In Saudi Arabia, the probation periods may vary depending on the employment contract in place. However, the probation period is typically 90 days and may be extended subject to the employee’s written consent but cannot exceed 180 days.
For an employee to acquire a work visa in Saudi Arabia, a third-party national must be sponsored by an employer. The employer must be registered with the Ministry of Interior and a file is opened with all the information on the employer’s foreign employees. Saudi Arabia’s quota system and nationalization program can make the process of employing a foreign national relatively complex and restrictive. Applicable procedures involve a home-country consular process followed by several post-arrival steps before final residency rights are granted.
Business travelers typically apply for a Business Visit Visa at a Saudi consular post once they receive a government-approved letter of invitation from a sponsor in Saudi Arabia. Business Visit Visas are usually valid for three months (single entry) or 12 months (multiple entry), or up to five years (multiple entry) for citizens of countries that signed bilateral visa agreements with Saudi Arabia. The maximum allowable duration of stay under a single-entry visa for three and six months is 30 days; for visas with other validities it is 90 days.
There is no longer a short-term work option in Saudi Arabia. For long-term work, foreign nationals can apply for a Work Permit and Resident ID Card, which is valid for up to one year with the possibility of extensions.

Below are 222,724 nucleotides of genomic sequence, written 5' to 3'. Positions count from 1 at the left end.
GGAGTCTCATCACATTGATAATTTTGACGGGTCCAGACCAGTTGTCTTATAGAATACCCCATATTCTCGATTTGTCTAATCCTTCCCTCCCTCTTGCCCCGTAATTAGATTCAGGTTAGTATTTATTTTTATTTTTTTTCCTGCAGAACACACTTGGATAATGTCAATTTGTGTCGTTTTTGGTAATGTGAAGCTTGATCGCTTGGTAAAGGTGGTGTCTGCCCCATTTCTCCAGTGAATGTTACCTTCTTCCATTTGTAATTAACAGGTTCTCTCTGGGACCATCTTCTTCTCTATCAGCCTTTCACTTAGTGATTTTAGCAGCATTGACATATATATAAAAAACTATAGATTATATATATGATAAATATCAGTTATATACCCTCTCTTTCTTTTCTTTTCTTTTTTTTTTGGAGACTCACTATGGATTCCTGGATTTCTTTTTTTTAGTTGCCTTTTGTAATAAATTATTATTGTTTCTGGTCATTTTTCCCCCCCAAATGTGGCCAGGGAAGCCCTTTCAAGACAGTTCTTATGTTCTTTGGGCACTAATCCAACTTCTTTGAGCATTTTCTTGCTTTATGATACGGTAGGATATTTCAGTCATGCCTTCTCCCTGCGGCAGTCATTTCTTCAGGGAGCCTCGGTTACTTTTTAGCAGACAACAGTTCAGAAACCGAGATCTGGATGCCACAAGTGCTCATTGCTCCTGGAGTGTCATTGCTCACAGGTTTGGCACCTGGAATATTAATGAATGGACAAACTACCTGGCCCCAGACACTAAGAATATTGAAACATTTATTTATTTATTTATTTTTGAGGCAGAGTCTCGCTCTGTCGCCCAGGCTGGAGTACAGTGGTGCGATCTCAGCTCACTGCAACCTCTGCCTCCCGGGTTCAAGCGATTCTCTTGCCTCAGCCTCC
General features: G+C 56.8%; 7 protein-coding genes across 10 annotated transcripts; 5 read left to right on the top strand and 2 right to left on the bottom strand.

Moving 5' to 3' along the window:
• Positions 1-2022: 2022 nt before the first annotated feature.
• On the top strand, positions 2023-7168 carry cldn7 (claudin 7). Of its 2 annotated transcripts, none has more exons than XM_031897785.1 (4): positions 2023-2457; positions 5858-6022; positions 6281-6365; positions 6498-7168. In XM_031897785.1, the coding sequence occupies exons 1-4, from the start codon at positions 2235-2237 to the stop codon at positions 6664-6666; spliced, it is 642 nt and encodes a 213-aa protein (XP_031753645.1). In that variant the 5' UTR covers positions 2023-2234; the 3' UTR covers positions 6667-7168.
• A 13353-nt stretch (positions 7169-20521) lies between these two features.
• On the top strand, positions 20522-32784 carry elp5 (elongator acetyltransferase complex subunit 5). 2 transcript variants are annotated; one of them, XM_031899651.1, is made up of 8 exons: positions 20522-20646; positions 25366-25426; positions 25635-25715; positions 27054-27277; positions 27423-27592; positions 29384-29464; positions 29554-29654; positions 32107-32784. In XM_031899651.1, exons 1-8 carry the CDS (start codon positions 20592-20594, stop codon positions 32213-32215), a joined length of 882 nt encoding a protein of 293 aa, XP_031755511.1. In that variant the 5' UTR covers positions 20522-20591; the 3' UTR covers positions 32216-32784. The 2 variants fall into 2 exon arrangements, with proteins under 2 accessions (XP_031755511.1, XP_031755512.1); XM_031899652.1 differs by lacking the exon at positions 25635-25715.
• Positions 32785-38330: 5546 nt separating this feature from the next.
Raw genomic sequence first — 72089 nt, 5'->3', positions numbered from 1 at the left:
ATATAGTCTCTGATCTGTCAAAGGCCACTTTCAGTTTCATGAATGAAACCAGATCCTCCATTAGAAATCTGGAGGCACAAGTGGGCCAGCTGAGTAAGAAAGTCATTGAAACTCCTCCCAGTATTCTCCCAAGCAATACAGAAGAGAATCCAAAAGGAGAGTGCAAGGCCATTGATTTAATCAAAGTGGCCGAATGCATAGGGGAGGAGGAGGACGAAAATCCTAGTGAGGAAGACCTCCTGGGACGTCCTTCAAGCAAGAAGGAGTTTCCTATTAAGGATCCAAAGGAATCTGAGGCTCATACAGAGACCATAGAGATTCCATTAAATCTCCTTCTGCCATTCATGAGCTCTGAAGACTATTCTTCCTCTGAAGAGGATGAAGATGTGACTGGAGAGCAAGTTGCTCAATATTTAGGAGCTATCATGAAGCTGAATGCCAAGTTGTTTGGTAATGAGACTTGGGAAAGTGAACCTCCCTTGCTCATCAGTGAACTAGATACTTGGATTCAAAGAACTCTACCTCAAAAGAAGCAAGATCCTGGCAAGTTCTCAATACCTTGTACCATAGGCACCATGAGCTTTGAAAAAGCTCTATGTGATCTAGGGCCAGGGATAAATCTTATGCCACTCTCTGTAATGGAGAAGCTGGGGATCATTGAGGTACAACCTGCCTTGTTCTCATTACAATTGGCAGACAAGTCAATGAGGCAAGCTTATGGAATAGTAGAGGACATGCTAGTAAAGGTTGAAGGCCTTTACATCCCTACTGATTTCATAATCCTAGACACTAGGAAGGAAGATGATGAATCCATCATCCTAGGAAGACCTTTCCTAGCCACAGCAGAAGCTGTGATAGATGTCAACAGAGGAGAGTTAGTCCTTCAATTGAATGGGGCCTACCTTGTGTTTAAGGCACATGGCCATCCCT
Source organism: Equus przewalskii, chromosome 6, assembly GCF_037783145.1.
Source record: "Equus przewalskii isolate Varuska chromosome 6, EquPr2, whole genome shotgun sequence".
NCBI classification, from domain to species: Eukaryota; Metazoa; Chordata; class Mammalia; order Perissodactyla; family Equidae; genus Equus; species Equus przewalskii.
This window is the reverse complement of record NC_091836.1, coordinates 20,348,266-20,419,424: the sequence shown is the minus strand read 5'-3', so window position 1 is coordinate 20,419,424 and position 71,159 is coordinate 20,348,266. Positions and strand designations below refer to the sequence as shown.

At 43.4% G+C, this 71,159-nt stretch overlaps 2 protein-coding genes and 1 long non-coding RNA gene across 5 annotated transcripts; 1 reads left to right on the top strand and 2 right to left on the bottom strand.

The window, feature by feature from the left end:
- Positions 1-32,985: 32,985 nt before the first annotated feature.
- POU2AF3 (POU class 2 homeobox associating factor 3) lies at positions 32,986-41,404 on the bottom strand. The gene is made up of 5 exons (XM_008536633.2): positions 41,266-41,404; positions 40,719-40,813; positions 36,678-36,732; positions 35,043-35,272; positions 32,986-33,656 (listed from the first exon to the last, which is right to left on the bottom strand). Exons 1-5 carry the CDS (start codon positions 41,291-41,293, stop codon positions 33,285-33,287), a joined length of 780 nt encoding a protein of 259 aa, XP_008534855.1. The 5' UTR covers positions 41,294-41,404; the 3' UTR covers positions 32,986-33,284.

This does not apply to citizens from Bahrain, United Arab Emirates, Kuwait, and Oman. Citizens from these countries may enter with their ID.
There is a new short-term work visa for certain foreign nationals, available via an online platform, Qiwa. This new visa enables qualified employees to work in Saudi Arabia for a visa-sponsoring entity for up to 90 days per visa issuance in one year. During the course of the one-year period (i.e. from the date of first entry into KSA), it will be possible to reapply for new temporary work visas at the end of each 90-day period.
To apply, employers will need to be classified as at least “medium-green” in the Saudisation scheme, comply with obligations in the Wage Protection System, and ensure that foreign workers have valid work authorization. The quota will be limited to 50 visas per employer and visas will not be transferrable to other entities. It is expected that many employers will take advantage of the new temporary work visa, as businesses in the KSA have been seeking a legally compliant solution for short-term work assignments.
More foreign national-friendly programs are expected in Saudi Arabia in the future as additional foreign labor will be needed to fill positions in the NEOM – a cross-border city in northwest Saudi Arabia that is planned to be built by 2025.
The standard of VAT in Saudi Arabia is 15.00%.
Stay up to date on payroll & employment law changes
Probation period has been updated.
Payroll contributions and personal income tax rates have been updated.
Questions & Answers
Payroll and Benefits Guide
in Saudi Arabia
What’s covered in this guide:
- Employer/employee contributions
- Minimum wage
- Working hours
- Visa requirements
Public Holidays Calendar
|Thursday||Apr-20||Eid el Fitr|
|Friday||Apr-21||Eid el Fitr|
|Saturday||Apr-22||Eid el Fitr|
|Sunday||Apr-23||Eid el Fitr|
|Monday||Apr-24||Eid el Fitr|
|Tuesday||Apr-25||Eid el Fitr|
|Wednesday||Apr-26||Eid el Fitr|
|Thursday||Apr-27||Eid el Fitr|
|Tuesday||Jun-27||Eid al Adha|
|Wednesday||Jun-28||Eid al Adha|
|Thursday||Jun-29||Eid al Adha|
|Friday||Jun-30||Eid al Adha|